I500px-USDA_organic_seal_svg - wikicommonsn the past, during the Bush and Obama administrations, a number of corporate agribusiness executives have been appointed to slots on the NOSB that are reserved by Congress for individuals who “own or operate” certified organic farms.  We are sure many stakeholders would like to help Secretary Vilsack select the best and brightest in the organic community and prevent him from making the same mistakes (currently, one “farmer” seat filled by Mr. Vilsack is held by an employee of Driscoll’s, the giant berry producer in California, and one is held by an employee of Vital Farms, an egg producer — both of these businesses do not actually operate farms but rather purchase commodities from independent farmers under contract).

Mark Kastel
Senior Farm Policy Analyst
The Cornucopia Institute


by Sustainable Food News (published here with permission)

Sustainable Food NewsFor the first time, the U.S. Department of Agriculture has notified potential nominees to the National Organic Standards Board (NOSB) that their application documents may be released if requested under the Freedom of Information Act (FOIA). Read Full Article »

The Breakthrough in Wyoming

Friday, April 10th, 2015

Farm-to-Consumer Legal Defense Fund
by Pete Kennedy, Esq.

Source: Wyoming Food Freedom Facebook Page

The Wyoming Food Freedom Act (WFFA), which became law on March 3, has set the bar high for efforts at similar legislation elsewhere in the United States of America. Under the WFFA, the production and sale within Wyoming of any food except meat products by a producer direct to the “informed end consumer” is not subject to licensing or inspection. Poultry falls under the WFFA and is not included in the definition of meat products.

The only requirement of the WFFA is “the producer shall inform the end consumer that any food product or food sold at a farmers market or through ranch, farm or home based sales pursuant to this section is not certified, labeled, licensed, packaged, regulated or inspected.”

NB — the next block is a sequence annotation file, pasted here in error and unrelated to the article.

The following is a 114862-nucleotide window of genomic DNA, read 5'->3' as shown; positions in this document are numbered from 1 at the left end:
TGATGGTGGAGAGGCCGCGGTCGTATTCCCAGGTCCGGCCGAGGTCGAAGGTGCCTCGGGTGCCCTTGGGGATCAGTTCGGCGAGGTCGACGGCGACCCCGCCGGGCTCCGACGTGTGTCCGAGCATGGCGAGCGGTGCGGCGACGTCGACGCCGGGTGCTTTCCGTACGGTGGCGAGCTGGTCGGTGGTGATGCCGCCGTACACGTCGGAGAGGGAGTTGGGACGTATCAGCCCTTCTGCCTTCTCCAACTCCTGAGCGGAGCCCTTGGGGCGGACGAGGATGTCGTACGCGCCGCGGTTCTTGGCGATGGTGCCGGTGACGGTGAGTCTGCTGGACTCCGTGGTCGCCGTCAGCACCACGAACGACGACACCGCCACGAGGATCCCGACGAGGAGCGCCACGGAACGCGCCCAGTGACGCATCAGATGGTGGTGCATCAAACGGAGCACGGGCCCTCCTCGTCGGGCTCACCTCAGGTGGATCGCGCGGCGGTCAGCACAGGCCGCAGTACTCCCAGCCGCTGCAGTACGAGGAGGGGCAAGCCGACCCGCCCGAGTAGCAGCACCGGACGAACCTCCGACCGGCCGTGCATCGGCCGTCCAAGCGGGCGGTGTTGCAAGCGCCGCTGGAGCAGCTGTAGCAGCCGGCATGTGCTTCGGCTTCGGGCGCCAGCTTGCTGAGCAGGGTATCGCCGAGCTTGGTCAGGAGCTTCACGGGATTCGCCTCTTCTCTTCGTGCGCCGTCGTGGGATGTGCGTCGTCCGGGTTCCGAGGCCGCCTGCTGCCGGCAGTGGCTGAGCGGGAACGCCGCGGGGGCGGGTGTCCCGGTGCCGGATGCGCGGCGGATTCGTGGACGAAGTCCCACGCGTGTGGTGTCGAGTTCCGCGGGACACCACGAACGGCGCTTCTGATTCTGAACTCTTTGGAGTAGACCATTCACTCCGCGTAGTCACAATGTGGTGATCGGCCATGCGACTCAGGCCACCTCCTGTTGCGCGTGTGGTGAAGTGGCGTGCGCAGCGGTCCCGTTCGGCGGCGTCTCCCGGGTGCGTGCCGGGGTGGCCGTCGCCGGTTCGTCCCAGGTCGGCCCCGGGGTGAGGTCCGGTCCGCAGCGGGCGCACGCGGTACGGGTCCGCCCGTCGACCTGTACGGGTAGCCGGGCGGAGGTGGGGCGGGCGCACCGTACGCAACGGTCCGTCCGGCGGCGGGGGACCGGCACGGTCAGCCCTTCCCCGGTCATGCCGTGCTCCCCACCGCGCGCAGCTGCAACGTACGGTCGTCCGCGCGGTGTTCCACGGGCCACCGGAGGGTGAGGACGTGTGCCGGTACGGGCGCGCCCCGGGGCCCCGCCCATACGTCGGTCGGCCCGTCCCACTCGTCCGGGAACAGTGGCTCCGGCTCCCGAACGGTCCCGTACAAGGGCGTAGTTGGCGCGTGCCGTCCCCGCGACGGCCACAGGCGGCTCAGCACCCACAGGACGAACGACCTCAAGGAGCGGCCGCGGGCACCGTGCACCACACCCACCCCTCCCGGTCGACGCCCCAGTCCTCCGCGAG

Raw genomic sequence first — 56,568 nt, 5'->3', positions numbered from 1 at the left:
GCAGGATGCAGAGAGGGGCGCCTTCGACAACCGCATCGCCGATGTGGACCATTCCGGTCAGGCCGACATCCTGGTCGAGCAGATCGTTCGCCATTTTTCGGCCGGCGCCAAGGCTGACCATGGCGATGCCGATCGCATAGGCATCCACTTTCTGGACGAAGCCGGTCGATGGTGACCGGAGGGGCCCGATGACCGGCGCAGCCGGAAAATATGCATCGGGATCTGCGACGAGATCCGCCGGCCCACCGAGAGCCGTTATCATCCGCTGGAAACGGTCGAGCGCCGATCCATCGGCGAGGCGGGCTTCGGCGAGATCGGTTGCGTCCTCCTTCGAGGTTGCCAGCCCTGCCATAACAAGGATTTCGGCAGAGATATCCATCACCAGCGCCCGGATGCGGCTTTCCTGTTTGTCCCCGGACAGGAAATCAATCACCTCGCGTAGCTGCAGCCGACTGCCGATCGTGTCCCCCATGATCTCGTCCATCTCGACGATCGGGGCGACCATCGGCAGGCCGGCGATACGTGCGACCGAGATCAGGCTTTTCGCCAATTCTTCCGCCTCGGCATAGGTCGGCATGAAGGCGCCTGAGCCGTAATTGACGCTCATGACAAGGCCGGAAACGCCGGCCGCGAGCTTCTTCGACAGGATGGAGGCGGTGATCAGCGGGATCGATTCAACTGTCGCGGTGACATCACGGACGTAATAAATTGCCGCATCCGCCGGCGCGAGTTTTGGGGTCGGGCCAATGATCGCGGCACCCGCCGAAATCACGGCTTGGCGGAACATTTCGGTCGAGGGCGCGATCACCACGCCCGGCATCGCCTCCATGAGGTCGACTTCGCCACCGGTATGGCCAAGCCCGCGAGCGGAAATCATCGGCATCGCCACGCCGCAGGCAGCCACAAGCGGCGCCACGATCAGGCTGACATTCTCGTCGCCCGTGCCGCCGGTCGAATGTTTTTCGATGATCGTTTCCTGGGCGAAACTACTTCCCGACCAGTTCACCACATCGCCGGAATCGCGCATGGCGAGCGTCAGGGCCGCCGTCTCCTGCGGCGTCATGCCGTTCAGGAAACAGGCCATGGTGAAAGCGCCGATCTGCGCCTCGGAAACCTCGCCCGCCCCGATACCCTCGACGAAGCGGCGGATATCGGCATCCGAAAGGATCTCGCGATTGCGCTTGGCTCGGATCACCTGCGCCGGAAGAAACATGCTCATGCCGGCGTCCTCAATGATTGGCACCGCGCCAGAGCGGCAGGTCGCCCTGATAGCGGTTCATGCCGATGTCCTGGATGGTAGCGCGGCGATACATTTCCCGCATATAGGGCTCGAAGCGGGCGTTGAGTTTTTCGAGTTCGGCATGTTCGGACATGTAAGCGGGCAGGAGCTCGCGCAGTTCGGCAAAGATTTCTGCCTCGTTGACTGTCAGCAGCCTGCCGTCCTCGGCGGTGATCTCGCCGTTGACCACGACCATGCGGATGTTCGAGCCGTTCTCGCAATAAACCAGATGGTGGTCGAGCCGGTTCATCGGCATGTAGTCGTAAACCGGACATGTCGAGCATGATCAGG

As of now, restrictions in the Federal Meat Inspection Act are the reason the WFFA does not include the sale of meat products but the Act’s sponsor, Representative Tyler Lindholm, indicated in an interview with Baylen Linnekin that there will be legislation in the future enabling farmers and ranchers to “sell beef and pork directly to consumers also.” Read Full Article »

Pesticide Residue on Food Could Affect Sperm Quality, Says Harvard Study

Thursday, April 9th, 2015

The Guardian
Haroon Siddique

Source: Walter Baxter via Wikimedia Commons

Analysis of semen from men at fertility clinic matched with questionnaire on consumption of fruit and vegetables

Eating fruit and vegetables containing pesticide residues could adversely affect men’s fertility, leading to fewer and poorer quality sperm, a study suggests.

Research by Harvard University found that men who ate the greatest amount of fruit and vegetables with high levels of pesticide residue had a 49% lower sperm count and a 32% fewer normally formed sperm than those who consumed the least.

The authors of the study, published online in Human Reproduction on Tuesday, said more research was needed and that their findings should not encourage men to reduce their consumption of fruit and vegetables. Read Full Article »